A major anti-terrorism bill now being considered by the US government has been criticised for disproportionately targeting low-level computer intruders, making small crimes punishable by a penalty of life in prison.
The Electronic Frontier Foundation, the main civil liberties group in the US focussing on the digital world, condemned parts of the Anti-Terrorism Act (ATA) now in Congress, which would treat all computer trespass as terrorism. "Treating low-level computer crimes as terrorist acts is not an appropriate response to recent events," said EFF executive director Shari Steele in a statement. "A relatively harmless online prankster should not face a potential life sentence in prison."
Computer intrusion is already illegal under other laws, the EFF noted.
The Anti-Terrorism Act was introduced in the wake of the terrorist attacks on New York City and the Pentagon on 11 September. Civil rights groups fear that it and other bills could brush aside privacy and human rights protections as governments hunt for secret terrorist activity.
The proposed Act goes a lot further than similar legislation that came into the force in the UK in February 2001. This legislation, called the Terrorism Act 2000, was designed to prevent dissident political groups from using the UK as a base for terrorism and, for the first time, recognised a new threat from cyberterrorists. Definitions of terrorism were widened to include those actions that seriously interfere with or seriously disrupt an electronic system, but only where such actions are designed to influence the government or to intimidate the public.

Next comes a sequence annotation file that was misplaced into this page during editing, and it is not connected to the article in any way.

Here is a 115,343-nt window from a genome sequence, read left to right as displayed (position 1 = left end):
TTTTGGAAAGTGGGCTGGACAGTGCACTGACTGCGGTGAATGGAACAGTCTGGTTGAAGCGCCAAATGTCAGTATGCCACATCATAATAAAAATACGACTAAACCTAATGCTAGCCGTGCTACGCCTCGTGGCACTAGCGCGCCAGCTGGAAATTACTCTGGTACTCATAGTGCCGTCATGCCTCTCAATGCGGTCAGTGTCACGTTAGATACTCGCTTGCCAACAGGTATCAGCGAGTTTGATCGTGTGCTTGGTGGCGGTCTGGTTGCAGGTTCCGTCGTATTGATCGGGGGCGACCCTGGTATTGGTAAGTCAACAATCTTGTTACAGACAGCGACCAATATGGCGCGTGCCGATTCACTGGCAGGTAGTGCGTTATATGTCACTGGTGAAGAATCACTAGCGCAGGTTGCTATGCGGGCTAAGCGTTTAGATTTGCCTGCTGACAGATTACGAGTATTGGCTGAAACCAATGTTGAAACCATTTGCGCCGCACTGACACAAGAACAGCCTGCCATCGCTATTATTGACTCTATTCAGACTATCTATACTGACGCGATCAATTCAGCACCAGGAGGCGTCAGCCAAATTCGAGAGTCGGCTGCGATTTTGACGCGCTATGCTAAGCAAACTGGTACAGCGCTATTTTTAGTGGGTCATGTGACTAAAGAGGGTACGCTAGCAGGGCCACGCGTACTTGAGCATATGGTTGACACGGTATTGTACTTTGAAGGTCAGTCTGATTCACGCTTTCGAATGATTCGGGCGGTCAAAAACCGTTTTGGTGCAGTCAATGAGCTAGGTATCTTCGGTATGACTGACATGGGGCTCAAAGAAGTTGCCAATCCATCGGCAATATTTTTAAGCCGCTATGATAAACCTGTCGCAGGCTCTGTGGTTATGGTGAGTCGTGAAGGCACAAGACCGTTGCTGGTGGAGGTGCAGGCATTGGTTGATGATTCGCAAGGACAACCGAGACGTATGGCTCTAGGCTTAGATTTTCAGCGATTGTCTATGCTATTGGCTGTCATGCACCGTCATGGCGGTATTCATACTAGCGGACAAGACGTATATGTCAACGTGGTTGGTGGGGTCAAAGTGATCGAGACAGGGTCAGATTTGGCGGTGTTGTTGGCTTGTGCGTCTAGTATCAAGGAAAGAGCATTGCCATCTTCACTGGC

In the US, the EFF criticised the portion of the new bill that adds low-level computer intrusion -- which could be something as innocuous as a teenager having a look around a commercial Web server -- to the list of "federal terrorism offences". Such offences carry penalties of up to life imprisonment, and give investigators broad powers of asset seizure, as well as threatening those who "harbour" offenders.
Among other provisions, the bill would allow the US government to use information illegally collected by foreign governments against American citizens and would give law enforcers broader powers for monitoring electronic communications.
The EFF charges that the bill would disrupt the fundamental system of checks and balances by which citizens' privacy is protected from law enforcement agencies. "Operating from abroad, foreign governments could do the dirty work of spying on the communications of Americans worldwide," stated EFF senior staff attorney Lee Tien. "US protections against unreasonable search and seizure won't matter."
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